On the table by his chair lay a well worn Bible, something to be read each day before his meal. On the wall, certificates and flags, photos of submarines and airplanes, markers of duty that stand above a table on which sit two children's toys, sturdy little vehicles a generation old, one commanded by a small, well-loved teddy bear. Dad has outlived two wives and two children in this house, an older sister, lost before I was adopted, and the reason this family became mine. As I sat each day and listened to him read, I was aware, dimly and without regret, of the silent sundering of this family, too soon, only one of us remaining.

But the words of the Book of Psalms call me back into the present  This is the day which the LORD hath made; we will rejoice and be glad in it. And we will, taking every moment we can out of the time remaining, like the savoring of a fine meal, one flavor upon another, sweet diffusing the bitter, the spray of warmth against the tongue, the velvet of oil, that binds but does not subdue. We are not shy guests at the feast the world offers, breathing deep of the day. Like the freshly baked bread, the air is full of the breath of sweet warmth, comforting long after it has been consumed.
After the breakfast dishes were washed, we would make our way into town for gas and supplies, taking the ferry. It's a ritual journey that's been made a hundred times. Sure, one can take a small bridge to the other route, then a huge span of metal across the river some miles further, but it's not nearly as fun. Passing the Nordic Hall, we get to the ferry in time to be first on, where Dad can sit in the vehicle sensing the motion, and I can lean against the front barrier, the wind in my hair, stray raindrops on my face.

The river looked like steel, the wind coming from the mouth of the river, humming as if through wire. I remembered another ferry ride, the last one with my big brother, as he stepped off the boat back to land, to have that silent cigarette he thinks I don't know he'd smoke.  I watched him in the faded fabric of the shore, his form, a thin piece of steel unbending before the wind, the embers of his cigarette fraying away in fiery shreds, carried on that biting wind like sparks of ice.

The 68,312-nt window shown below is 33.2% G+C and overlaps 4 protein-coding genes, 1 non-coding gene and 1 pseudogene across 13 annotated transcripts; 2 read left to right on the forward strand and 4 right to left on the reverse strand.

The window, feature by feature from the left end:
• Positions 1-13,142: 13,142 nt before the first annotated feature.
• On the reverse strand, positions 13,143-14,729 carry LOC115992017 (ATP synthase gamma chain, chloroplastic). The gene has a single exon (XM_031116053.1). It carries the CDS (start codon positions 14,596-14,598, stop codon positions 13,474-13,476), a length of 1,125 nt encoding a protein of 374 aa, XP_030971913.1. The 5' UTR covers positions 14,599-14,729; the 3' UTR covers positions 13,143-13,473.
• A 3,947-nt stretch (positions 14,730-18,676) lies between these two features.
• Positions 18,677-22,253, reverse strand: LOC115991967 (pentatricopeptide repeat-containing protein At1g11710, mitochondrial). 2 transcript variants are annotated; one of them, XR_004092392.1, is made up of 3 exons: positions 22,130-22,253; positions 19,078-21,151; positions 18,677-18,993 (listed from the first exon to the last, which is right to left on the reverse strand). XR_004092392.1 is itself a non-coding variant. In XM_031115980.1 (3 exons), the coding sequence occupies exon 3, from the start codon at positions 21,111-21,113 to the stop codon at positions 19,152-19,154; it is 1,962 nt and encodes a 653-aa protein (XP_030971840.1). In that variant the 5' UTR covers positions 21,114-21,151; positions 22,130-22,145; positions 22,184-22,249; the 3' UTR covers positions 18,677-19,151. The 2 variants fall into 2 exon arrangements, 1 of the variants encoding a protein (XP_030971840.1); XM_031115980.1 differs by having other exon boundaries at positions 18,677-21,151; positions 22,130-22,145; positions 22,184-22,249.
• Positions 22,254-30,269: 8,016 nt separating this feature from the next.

That day, everyone now on board, we moved away from the dock. The ferry moved with the aged motion of service, the rituals of grace, the tending of the fires of an altar, burdens born secretly, yet even in its cumbersome age, moving towards the light on the horizon.

A ferry has been making this run for almost a hundred years, and will a hundred after we are all gone. The faint leap of my heart reminding me of how much I missed the water, the faintly metallic scent of the sea, evoking pale images of silent hopes, the fragrance of forgotten tears.  The other riders probably thought I'm was daft, standing out there in the cold and the wind, the throb of the engine a song within me, of history and a name which lies on the edge of memory beyond capturing, falling behind, left in the churning wake. The sound of a ship's horn brought me out of my pondering, cleaving the air like a star does the secrecy of night.  I turned and waved at my Dad, and went back in the vehicle to keep him company.

I would make this trip again, the intervals between, shorter and shorter, as is time. Even when the last trip is made, the ferry will continue to run. From island to shore, from the past to the future, the span of distance is small.
 - Brigid